|Ground Broken at Putnam for IMAX Theatre|
|News/Features - City Shorts|
|Tuesday, 30 January 2001 18:00|
The Putnam Museum of History and Natural Science recently started construction of its IMAX 3-D theatre. Over the next several months, the construction schedule will focus on earthwork and pouring foundations. Once the critical winter months are through, the construction team will have more information on the remainder of the construction schedule, including an opening date for the theatre.
Funding for the project was assisted by $2.07 million from the City of Davenport. Further funding has been provided by $11.6 million in cash and in-kind contributions, bringing the total pledged funding to $14 million to date. A major kickoff event has been planned for March 27, 2001, to celebrate the project and announce a grand-opening date. During the event, donors will be identified and recognized for the contributions to the IMAX project.
Each year, more than 480,000 American adults die from cardiac arrest or its complications. If more people knew cardiopulmonary resuscitation (CPR), some of these lives could be saved. The American Heart Association is using American Heart Month in February to kick off an ongoing campaign to increase the number of people trained in CPR. The campaign includes American Heartsaver Day to recognize those who have identified a cardiac-arrest victim, called 911, and performed CPR to save a life. American Heartsaver Day is scheduled for February 6. The American Heart Association will also host hundreds of free CPR training sessions throughout the nation at the end of April to increase the number of lay people trained in CPR. To find the location of a free-training site near you, call the American Heart Association at (888)532-7627.
The Drug Enforcement Administration (DEA) has officially announced that it intends to ban most now-legal hemp products in the United States – including all hemp foods, hemp ingredients, and hemp nutritional supplements made from sterile (nonpsychoactive) hemp seeds. The DEA is attempting to achieve this change in U.S. policy quietly by creating an “interim rule” establishing the ban. An interim rule has the force of law once it is published in the Federal Register, and that can be done without vote or public comment. The Coalition To Save Hemp has created a Web site with more information on the proposed regulations: (http://www.SaveHemp.org).
In a panic about the area-code change? You’ve gotten a small reprieve from the Iowa Utilities Board (IUB), which has delayed implementation of the new 563 area code in Scott County and Muscatine until March 25. The new mandatory dialing deadline is December 2, 2001. IUB officials delayed the implementation so phone directories can include the most current information, customers can report problems, and cellular and business users can reprogram their phone systems to utilize the new area code.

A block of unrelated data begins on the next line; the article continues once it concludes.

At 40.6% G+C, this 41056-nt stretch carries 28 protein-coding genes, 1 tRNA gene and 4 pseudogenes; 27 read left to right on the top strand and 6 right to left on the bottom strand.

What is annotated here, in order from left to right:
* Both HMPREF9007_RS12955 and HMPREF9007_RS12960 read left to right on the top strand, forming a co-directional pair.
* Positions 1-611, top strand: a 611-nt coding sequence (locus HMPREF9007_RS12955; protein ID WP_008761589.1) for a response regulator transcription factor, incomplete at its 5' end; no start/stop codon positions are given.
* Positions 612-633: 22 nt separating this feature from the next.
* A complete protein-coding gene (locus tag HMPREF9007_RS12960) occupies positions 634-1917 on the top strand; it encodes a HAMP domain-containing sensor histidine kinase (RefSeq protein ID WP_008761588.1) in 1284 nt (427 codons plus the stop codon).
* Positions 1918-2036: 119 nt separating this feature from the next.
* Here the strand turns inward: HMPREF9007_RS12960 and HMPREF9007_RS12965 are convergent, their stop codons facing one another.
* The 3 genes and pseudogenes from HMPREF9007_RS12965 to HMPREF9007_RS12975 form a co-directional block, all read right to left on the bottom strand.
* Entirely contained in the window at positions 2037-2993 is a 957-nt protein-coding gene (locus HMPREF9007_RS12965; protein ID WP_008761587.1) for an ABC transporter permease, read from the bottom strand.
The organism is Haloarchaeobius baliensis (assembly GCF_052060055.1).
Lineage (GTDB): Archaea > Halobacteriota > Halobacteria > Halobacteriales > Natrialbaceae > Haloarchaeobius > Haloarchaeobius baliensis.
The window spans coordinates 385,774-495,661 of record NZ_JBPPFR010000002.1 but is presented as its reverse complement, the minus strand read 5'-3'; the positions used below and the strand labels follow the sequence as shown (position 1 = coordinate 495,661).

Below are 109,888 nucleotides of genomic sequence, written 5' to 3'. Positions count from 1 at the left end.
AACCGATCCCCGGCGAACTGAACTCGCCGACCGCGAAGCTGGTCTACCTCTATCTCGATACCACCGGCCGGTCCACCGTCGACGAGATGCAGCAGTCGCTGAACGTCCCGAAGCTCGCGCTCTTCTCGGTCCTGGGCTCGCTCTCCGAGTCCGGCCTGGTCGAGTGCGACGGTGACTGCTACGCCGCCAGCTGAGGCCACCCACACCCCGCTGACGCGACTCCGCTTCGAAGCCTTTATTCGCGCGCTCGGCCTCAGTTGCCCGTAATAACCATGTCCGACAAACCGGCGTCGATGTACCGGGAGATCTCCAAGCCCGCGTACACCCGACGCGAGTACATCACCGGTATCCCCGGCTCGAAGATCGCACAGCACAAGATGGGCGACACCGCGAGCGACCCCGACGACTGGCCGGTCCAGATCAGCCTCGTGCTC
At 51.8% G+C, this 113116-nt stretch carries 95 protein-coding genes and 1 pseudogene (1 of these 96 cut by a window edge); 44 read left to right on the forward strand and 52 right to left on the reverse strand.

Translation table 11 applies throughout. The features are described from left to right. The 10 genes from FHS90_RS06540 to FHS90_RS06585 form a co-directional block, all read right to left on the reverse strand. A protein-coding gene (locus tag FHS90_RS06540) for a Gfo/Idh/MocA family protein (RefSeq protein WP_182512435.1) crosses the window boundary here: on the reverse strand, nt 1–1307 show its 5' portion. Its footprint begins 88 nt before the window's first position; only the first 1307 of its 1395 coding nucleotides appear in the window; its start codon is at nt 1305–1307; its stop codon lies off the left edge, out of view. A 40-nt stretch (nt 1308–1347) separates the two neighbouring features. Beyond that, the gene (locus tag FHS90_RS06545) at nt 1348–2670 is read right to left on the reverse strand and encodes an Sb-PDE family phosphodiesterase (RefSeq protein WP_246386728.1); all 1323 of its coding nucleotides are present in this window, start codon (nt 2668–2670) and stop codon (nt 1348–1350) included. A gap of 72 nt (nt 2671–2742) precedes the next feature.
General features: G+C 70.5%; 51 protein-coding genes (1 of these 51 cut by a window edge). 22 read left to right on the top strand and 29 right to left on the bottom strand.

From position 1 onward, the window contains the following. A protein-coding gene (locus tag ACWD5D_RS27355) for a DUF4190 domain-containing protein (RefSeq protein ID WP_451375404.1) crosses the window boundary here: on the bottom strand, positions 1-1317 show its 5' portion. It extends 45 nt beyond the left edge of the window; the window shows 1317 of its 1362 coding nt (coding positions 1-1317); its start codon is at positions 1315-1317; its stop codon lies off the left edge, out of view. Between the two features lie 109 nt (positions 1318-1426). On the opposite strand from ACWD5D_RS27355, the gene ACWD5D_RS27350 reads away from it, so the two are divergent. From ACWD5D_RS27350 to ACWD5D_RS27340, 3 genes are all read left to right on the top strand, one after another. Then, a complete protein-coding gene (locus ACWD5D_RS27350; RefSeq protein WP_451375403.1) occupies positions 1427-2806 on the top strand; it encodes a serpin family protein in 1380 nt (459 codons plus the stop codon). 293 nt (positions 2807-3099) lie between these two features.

The Free Enterprise Institute in Washington, D.C., is offering a new booklet, “The 100 Most Popular Government Giveaway Programs,” containing information on how citizens can access federal grants. You can find out for yourself by looking at (http://www.freeenterpriseinstitute.org/feiorg/) or by calling (202)595-1031.
Genesis Medical Center has announced that Dr. Conway Chin, D.O., is the new medical director of its physical medicine and rehabilitation services. Dr. Chin is board-certified as a physical-medicine and rehabilitation physician. He most recently served as Medical Director of Rehabilitation Services for Bay Medical Center in Bay City, Michigan. He received his Doctor of Osteopathy from the University of Osteopathic Medicine and Health Sciences in Des Moines and completed his residency in physical medicine and rehabilitation from Rusk Institute at New York University Medical Center. Dr. Chin fills a position vacated by Maurice D. Schnell, M.D., who retired last February.
A bill has been introduced in the Iowa House to expand the state’s bottle law to include a nickel deposit on containers holding wine coolers, fruit drinks, water, and other noncarbonated beverages. The anti-litter bottle bill, on the books since 1979, has covered almost all other beverage containers. Backers, including many environmental groups, say the change would help fight litter and improve recycling. Grocery concerns are favoring better curbside recycling and a higher increase than the proposed 1-cent-per-container handling fee paid to those who accept cans and bottles.
The Quad City International Airport will receive $1.45 million in federal funds to continue expansion of its terminal building. The funding will come from the Federal Aviation Administration’s airport-improvement program, which will give $53 million in grants to Illinois airports. In 2000, Congress doubled annual federal entitlements from an FAA trust fund, paid into from a ticket tax, so the Quad City International Airport will now receive $2.4 million for capital improvements. The airport’s $17 million terminal expansion and renovation, which should be completed by this spring, is being paid for from $6 million in annual entitlements, $6.5 million from a passenger facility charge, and airport reserves. An application to the FAA is being prepared to increase the passenger facility charge from $3 to $4.50 per ticket, which would allow the airport to pay off its bonds about seven years earlier.
Here’s a news bit to make you consider that Iowa’s legislators have too much time on their hands. Representative Robert Osterhaus (D-Maquoketa) has proposed that the Tiger Swallowtail butterfly be designated as the official state insect for Iowa. Other legislators have proposed more state symbols, including designating “Iowa,” a poem by Don Whatoff of Ames, the official state poem. Another forward-thinking legislator has proposed naming the channel catfish as Iowa’s official fish.
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